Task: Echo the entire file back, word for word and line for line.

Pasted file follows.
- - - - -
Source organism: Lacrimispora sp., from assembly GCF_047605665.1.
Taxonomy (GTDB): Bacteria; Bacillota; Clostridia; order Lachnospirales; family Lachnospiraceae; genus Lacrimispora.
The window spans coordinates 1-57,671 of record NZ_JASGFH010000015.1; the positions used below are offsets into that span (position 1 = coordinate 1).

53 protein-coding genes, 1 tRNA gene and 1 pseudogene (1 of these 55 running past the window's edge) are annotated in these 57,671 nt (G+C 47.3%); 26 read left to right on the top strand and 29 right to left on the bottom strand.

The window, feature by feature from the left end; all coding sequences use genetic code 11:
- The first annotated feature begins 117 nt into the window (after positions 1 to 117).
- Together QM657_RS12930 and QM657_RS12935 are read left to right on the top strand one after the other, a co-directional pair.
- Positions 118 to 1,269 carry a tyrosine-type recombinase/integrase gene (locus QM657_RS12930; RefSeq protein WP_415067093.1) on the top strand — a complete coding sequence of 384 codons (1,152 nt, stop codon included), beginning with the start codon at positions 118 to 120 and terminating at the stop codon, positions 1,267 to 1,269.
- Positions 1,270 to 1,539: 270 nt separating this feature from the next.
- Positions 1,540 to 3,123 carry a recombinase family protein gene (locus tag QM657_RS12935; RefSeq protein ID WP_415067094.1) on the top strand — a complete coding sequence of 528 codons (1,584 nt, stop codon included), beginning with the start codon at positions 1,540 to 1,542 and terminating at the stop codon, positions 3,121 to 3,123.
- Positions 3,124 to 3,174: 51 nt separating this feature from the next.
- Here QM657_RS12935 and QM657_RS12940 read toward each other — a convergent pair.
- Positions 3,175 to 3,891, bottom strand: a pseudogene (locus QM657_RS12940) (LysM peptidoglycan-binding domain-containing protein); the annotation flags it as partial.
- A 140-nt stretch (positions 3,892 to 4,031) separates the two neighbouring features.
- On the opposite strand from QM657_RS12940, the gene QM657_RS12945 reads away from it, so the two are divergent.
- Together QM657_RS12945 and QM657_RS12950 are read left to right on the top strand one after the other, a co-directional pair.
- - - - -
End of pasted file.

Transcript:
Source organism: Lacrimispora sp., from assembly GCF_047605665.1.
Taxonomy (GTDB): Bacteria; Bacillota; Clostridia; order Lachnospirales; family Lachnospiraceae; genus Lacrimispora.
The window spans coordinates 1-57,671 of record NZ_JASGFH010000015.1; the positions used below are offsets into that span (position 1 = coordinate 1).

53 protein-coding genes, 1 tRNA gene and 1 pseudogene (1 of these 55 running past the window's edge) are annotated in these 57,671 nt (G+C 47.3%); 26 read left to right on the top strand and 29 right to left on the bottom strand.

The window, feature by feature from the left end; all coding sequences use genetic code 11:
- The first annotated feature begins 117 nt into the window (after positions 1 to 117).
- Together QM657_RS12930 and QM657_RS12935 are read left to right on the top strand one after the other, a co-directional pair.
- Positions 118 to 1,269 carry a tyrosine-type recombinase/integrase gene (locus QM657_RS12930; RefSeq protein WP_415067093.1) on the top strand — a complete coding sequence of 384 codons (1,152 nt, stop codon included), beginning with the start codon at positions 118 to 120 and terminating at the stop codon, positions 1,267 to 1,269.
- Positions 1,270 to 1,539: 270 nt separating this feature from the next.
- Positions 1,540 to 3,123 carry a recombinase family protein gene (locus tag QM657_RS12935; RefSeq protein ID WP_415067094.1) on the top strand — a complete coding sequence of 528 codons (1,584 nt, stop codon included), beginning with the start codon at positions 1,540 to 1,542 and terminating at the stop codon, positions 3,121 to 3,123.
- Positions 3,124 to 3,174: 51 nt separating this feature from the next.
- Here QM657_RS12935 and QM657_RS12940 read toward each other — a convergent pair.
- Positions 3,175 to 3,891, bottom strand: a pseudogene (locus QM657_RS12940) (LysM peptidoglycan-binding domain-containing protein); the annotation flags it as partial.
- A 140-nt stretch (positions 3,892 to 4,031) separates the two neighbouring features.
- On the opposite strand from QM657_RS12940, the gene QM657_RS12945 reads away from it, so the two are divergent.
- Together QM657_RS12945 and QM657_RS12950 are read left to right on the top strand one after the other, a co-directional pair.